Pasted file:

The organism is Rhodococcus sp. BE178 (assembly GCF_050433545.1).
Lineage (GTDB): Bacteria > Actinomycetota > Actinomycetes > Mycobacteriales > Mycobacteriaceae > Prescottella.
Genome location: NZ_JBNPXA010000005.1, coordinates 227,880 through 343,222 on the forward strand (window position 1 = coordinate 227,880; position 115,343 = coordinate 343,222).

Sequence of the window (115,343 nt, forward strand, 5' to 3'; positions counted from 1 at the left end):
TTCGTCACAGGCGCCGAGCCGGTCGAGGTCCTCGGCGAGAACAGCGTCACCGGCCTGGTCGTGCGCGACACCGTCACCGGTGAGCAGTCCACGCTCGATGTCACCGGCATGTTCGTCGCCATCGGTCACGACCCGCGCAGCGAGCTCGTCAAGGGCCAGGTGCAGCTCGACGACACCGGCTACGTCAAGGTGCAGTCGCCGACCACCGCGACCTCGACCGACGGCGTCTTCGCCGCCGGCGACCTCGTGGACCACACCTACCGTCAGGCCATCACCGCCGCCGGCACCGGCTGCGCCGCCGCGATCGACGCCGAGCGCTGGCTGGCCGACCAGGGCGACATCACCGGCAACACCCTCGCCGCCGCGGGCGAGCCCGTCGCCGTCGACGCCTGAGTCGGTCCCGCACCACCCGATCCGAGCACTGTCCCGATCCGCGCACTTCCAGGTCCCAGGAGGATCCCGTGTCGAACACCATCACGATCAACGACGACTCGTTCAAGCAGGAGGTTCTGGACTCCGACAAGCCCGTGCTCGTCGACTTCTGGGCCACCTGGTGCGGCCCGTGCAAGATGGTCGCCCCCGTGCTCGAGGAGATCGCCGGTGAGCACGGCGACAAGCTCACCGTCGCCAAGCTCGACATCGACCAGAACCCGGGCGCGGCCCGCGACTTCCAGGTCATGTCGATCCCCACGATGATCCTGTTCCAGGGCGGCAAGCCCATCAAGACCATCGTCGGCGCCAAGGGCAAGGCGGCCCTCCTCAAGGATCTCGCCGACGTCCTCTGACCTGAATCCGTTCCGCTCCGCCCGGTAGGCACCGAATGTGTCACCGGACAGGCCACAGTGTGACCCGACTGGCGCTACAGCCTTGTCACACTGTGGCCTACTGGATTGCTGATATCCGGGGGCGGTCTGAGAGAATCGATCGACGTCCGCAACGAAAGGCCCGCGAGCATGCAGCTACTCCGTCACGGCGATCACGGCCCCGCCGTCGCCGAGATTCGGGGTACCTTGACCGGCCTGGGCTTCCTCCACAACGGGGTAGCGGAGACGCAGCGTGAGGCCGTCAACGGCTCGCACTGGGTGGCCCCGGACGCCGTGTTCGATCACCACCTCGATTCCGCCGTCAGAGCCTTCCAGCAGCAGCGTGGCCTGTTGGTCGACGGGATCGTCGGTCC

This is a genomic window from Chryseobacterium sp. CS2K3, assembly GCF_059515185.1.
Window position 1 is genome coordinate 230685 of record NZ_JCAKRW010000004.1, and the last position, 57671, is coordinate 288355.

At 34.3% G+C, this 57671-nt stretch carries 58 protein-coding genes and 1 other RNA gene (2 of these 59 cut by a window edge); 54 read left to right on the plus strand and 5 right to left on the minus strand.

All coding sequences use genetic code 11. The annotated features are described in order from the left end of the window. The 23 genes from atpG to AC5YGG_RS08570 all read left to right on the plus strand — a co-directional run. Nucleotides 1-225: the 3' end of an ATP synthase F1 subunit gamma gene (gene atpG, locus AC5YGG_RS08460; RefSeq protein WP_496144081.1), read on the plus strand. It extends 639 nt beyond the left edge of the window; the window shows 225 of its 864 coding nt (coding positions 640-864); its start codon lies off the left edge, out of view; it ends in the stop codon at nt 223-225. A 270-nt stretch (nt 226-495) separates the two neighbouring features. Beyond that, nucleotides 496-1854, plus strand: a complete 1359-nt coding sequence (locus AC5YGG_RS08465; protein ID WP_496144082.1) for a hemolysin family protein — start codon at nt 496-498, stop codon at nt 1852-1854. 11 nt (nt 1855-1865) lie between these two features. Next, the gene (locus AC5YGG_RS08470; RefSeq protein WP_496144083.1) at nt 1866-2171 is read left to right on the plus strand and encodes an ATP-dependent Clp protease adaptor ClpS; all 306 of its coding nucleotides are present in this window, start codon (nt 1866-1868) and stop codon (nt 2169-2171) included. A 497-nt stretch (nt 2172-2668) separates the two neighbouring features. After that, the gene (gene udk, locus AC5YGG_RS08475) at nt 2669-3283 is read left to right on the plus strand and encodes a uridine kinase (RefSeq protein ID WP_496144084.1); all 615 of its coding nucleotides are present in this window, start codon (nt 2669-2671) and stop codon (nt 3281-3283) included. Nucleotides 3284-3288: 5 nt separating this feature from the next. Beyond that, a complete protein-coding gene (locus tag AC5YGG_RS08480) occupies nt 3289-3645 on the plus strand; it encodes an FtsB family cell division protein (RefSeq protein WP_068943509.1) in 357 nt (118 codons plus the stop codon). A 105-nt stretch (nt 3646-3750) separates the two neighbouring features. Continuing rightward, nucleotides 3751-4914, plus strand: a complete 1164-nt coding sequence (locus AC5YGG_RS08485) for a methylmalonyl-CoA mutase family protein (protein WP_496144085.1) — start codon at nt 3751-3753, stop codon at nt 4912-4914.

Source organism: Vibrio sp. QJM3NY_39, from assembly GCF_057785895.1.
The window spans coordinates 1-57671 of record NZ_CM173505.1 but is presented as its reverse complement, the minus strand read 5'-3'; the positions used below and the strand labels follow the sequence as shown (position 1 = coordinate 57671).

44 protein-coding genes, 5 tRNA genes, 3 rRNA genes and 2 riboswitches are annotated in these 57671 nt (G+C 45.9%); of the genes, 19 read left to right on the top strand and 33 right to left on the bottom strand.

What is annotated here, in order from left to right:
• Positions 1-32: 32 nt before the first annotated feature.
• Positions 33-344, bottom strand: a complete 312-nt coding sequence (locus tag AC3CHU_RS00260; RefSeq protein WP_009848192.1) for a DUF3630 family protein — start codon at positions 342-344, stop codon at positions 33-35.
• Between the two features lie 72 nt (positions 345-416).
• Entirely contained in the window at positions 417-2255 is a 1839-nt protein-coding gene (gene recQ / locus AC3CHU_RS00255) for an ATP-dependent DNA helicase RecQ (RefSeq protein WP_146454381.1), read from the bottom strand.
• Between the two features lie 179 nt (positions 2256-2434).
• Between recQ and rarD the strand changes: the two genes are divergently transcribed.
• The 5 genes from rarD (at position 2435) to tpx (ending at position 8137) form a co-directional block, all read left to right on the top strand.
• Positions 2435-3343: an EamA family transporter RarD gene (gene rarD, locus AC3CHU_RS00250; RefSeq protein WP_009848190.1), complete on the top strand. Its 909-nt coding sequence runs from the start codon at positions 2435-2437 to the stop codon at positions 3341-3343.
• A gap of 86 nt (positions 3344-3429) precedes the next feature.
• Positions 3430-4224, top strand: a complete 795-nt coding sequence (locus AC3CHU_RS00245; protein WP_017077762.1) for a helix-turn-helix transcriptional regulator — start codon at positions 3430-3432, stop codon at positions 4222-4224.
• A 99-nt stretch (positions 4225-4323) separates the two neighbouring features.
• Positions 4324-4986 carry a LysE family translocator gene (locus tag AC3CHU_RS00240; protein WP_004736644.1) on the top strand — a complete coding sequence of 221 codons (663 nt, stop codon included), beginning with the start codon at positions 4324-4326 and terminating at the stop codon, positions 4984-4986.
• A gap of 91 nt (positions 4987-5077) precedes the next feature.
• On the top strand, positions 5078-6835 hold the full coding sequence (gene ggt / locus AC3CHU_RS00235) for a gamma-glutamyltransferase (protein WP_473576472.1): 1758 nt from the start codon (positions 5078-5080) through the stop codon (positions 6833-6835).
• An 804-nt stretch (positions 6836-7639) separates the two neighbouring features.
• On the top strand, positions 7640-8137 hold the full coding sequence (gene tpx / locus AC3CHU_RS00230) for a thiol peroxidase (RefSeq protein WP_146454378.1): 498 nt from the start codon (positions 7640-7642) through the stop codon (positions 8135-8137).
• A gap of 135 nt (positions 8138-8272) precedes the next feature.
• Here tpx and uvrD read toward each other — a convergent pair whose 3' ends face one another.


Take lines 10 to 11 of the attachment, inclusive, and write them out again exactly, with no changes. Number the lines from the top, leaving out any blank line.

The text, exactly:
Source organism: Vibrio sp. QJM3NY_39, from assembly GCF_057785895.1.
The window spans coordinates 1-57671 of record NZ_CM173505.1 but is presented as its reverse complement, the minus strand read 5'-3'; the positions used below and the strand labels follow the sequence as shown (position 1 = coordinate 57671).